If you ever found yourself saying, “I wish there was an app for that,” now you have the tools to make it yourself.
A recently opened laboratory in the Faculty of Applied Science & Engineering invites members of the University of Toronto community to explore the new possibilities smart applications for smartphones and tablets can offer. Called the Mobile Applications Lab – or Mobile APL for short – the new lab is led by two faculty members from The Edward S. Rogers Sr. Department of Electrical & Computer Engineering, Professors Parham Aarabi and Jonathan Rose.
“We want to welcome minds from across the University to partner with us. Intelligent Apps – which combine the sensors, processing and user interaction capabilities of smartphones – are not just for engineers, but also for many other fields including the arts and medicine,” said Professor Aarabi, noting just a few of the fields that can harness the potential of this technology.
The lab is open to all faculty, staff and students at the University, regardless of their field of study. The intention, Professor Aarabi explained, is to harness the multidisciplinary power of U of T to identify new needs and approaches for intelligent mobile apps.
Apps have become the cornerstone of mobile computing. Now an ingrained part of the information age, apps offer entertainment or specialized support for all of life’s needs, from measuring your performance during a workout to staying in touch with friends and family. More than 500,000 apps are available through Apple as well as 350,000 for the Android market, with new ones being added every day.
The new lab is the first of its kind in Canada and joins just a small number of institutions, including MIT and Stanford University, in providing such a facility.
The new lab builds upon a course launched last year by Professor Rose on app development. Aimed at graduate students from across the University, the goal of the course is for students to produce a working app. Students with computer programing experience are matched with students from other disciplines. In teams of two or three, an app is developed that reflects on the non-programmer’s field of study.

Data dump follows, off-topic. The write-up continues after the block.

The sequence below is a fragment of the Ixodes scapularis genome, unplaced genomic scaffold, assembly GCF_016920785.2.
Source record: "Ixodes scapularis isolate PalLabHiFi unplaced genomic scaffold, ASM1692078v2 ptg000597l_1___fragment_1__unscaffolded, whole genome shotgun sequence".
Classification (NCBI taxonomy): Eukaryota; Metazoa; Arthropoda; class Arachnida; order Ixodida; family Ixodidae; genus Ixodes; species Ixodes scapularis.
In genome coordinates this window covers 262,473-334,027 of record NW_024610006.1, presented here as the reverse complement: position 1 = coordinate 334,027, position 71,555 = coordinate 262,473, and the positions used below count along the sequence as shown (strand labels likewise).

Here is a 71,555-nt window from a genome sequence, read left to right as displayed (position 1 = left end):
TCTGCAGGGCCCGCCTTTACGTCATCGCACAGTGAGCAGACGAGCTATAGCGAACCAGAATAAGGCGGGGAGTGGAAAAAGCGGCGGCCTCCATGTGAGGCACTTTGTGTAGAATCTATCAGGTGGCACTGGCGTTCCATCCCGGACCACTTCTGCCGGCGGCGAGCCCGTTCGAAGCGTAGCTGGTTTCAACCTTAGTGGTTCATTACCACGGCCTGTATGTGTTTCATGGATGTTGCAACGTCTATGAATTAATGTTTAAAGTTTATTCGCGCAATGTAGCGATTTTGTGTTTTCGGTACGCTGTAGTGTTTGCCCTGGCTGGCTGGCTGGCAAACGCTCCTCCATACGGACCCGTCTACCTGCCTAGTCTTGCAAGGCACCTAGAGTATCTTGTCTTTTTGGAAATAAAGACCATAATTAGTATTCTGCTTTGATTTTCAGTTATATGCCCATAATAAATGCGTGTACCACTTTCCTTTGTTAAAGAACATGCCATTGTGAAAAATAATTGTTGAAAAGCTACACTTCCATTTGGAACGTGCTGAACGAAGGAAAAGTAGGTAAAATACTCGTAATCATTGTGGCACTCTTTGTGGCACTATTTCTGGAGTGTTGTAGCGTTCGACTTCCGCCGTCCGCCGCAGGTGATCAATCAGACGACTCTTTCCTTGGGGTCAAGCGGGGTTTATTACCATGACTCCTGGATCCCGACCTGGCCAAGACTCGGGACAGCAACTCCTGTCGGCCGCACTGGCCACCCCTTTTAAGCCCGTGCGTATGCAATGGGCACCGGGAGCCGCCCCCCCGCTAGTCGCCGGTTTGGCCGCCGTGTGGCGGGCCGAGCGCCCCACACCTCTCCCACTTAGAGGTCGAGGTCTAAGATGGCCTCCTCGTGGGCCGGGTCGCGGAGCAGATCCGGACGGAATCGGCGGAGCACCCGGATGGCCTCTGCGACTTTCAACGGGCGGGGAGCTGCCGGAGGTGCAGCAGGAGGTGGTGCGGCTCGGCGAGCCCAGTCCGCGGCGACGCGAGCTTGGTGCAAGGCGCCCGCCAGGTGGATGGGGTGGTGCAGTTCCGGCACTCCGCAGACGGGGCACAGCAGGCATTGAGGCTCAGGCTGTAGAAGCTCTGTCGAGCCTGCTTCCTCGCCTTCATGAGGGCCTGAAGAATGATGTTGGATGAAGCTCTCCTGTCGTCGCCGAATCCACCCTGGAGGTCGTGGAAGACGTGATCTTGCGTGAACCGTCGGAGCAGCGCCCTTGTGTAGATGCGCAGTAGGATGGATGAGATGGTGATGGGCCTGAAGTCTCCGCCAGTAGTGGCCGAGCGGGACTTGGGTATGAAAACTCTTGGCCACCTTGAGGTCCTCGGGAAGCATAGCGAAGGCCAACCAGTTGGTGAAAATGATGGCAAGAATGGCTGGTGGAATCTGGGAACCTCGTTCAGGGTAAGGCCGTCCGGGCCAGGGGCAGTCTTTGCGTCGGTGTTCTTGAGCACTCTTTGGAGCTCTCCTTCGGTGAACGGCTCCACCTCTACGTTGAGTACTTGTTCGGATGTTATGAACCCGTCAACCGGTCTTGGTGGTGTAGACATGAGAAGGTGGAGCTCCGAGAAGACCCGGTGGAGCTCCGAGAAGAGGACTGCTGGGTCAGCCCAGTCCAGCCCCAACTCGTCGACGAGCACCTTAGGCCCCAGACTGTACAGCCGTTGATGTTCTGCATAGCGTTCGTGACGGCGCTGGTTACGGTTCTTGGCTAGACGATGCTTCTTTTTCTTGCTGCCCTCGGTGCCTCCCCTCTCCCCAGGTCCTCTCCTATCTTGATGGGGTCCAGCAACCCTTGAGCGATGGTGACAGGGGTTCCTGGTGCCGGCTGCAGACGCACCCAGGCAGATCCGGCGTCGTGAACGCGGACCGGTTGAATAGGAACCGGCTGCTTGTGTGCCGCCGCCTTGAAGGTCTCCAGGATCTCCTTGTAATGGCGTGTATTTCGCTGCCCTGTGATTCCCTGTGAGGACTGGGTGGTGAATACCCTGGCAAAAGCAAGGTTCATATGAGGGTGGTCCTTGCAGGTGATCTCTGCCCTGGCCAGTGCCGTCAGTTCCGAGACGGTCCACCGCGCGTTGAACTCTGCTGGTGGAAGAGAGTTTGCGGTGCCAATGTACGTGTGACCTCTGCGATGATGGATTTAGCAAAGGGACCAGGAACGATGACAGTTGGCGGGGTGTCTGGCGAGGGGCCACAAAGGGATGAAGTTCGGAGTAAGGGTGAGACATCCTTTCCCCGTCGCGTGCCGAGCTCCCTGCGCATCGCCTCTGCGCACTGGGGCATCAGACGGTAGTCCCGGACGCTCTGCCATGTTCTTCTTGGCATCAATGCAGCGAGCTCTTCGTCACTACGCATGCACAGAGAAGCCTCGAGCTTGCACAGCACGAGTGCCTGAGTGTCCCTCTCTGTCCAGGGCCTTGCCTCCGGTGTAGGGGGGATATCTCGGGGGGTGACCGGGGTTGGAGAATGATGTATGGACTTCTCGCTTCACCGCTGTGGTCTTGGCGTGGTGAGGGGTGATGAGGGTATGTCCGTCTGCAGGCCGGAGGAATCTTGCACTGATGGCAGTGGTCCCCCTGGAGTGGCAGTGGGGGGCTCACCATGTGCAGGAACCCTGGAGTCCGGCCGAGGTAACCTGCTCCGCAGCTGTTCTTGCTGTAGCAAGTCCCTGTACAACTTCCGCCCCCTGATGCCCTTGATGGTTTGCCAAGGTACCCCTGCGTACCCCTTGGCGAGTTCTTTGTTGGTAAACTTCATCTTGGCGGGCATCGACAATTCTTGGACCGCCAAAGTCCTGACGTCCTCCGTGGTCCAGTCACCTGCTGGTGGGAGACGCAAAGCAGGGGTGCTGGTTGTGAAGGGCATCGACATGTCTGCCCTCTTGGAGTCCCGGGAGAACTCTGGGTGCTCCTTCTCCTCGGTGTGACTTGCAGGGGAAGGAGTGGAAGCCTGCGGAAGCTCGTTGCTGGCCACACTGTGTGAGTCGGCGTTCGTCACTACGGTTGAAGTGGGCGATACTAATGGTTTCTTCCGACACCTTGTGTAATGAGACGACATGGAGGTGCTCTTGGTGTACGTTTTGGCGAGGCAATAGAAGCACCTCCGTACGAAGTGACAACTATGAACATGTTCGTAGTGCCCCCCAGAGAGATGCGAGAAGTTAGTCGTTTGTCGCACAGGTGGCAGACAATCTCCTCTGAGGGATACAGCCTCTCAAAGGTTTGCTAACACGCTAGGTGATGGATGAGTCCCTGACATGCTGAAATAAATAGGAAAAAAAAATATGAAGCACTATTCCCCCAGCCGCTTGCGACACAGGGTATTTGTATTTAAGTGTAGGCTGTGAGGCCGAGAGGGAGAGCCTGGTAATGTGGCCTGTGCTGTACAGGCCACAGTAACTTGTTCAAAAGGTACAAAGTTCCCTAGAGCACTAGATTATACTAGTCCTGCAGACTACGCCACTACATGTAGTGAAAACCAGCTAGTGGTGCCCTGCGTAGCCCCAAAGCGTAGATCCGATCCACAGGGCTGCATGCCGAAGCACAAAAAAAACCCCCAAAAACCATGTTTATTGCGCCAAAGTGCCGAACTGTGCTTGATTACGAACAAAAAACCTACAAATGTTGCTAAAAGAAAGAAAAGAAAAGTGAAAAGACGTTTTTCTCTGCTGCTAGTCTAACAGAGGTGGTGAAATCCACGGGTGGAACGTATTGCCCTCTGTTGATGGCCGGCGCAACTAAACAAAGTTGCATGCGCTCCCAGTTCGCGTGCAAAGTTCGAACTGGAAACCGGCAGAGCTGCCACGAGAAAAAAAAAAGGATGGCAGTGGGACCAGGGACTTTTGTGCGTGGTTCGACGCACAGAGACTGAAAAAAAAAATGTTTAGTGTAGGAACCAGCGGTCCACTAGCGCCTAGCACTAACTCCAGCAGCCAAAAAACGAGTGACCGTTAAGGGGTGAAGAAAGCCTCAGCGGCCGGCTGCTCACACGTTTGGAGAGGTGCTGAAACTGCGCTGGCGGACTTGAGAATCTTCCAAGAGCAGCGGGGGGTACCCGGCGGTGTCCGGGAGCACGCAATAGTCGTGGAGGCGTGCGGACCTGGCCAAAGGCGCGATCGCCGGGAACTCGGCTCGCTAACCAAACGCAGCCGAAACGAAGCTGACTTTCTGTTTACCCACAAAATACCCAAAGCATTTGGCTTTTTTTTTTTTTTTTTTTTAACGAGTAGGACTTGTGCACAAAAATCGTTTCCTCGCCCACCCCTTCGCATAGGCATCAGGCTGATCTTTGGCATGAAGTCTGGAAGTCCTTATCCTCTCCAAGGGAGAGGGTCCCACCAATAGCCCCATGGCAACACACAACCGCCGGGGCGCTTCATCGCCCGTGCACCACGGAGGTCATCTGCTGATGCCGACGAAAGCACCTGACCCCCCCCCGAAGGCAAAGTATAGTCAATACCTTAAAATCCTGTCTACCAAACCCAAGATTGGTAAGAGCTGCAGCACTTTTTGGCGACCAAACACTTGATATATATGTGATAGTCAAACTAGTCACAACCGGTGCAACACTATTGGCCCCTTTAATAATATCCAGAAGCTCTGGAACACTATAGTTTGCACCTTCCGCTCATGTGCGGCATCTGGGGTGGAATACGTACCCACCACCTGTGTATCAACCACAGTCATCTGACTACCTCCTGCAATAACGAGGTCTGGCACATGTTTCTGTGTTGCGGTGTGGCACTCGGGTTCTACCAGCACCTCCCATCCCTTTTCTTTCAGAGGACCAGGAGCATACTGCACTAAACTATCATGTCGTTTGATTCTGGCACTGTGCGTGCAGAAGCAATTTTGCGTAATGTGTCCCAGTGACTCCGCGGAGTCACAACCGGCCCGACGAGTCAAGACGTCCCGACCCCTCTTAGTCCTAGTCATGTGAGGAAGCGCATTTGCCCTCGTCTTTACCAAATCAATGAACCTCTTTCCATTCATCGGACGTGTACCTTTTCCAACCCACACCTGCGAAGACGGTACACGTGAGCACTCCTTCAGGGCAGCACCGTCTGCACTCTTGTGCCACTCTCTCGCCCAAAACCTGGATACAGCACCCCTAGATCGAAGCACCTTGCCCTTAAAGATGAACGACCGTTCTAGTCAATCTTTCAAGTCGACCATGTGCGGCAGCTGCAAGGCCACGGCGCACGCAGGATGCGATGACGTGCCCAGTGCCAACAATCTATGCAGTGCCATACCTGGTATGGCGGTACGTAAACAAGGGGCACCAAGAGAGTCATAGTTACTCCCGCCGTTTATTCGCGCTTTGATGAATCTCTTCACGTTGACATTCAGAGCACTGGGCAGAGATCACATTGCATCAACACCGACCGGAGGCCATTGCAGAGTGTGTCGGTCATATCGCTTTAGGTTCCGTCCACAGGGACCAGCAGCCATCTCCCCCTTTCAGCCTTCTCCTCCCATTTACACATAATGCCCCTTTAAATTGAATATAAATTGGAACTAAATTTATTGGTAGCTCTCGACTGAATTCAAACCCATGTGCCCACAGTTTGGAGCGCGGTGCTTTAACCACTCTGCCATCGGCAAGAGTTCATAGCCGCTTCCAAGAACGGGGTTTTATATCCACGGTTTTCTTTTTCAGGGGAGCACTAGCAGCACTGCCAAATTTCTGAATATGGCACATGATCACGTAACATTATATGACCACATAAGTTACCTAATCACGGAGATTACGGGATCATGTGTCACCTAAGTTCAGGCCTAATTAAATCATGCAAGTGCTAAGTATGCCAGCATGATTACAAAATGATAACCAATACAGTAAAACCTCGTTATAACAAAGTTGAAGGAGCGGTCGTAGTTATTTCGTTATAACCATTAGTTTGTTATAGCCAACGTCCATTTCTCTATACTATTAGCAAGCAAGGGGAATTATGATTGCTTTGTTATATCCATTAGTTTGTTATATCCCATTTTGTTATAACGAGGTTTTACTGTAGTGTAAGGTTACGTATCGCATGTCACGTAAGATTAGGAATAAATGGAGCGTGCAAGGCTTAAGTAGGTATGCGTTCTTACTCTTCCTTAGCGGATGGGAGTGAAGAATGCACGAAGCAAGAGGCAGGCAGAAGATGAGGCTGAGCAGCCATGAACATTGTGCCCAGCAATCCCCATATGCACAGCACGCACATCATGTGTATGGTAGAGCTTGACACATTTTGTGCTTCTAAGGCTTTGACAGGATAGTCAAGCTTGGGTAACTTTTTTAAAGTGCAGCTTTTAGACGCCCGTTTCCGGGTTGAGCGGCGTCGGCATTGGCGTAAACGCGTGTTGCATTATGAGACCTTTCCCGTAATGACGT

Professor Aarabi explained that smartphones have provided the average person with a powerful computing tool. When he initially set up his research lab 10 years ago, which focused on facial recognition and noise cancelling technology, a huge investment in equipment was needed.
“With today’s iPhone, for example, all of the sophisticated and expensive equipment can fit in the palm of your hand. That makes it much easier to gather data and reduce our experimental research costs,” he said.
In addition, apps also have the ability to solicit almost instant user feedback for new computer technologies, which will make testing and refining easier than before.
“I think it’s a great place for developing your abilities to create applications,” said Amin Heidari (ECE MASc 1T1), who recently completed his Master’s degree under Professor Aarabi’s supervision.
The lab houses a variety of dedicated stations for application exploration, simulation, and testing, including iOS- and Android-equipped development stations. New platforms will soon be added and industrial sponsors are being sought to further guide the lab’s development. Additional information about the lab can be found on its website.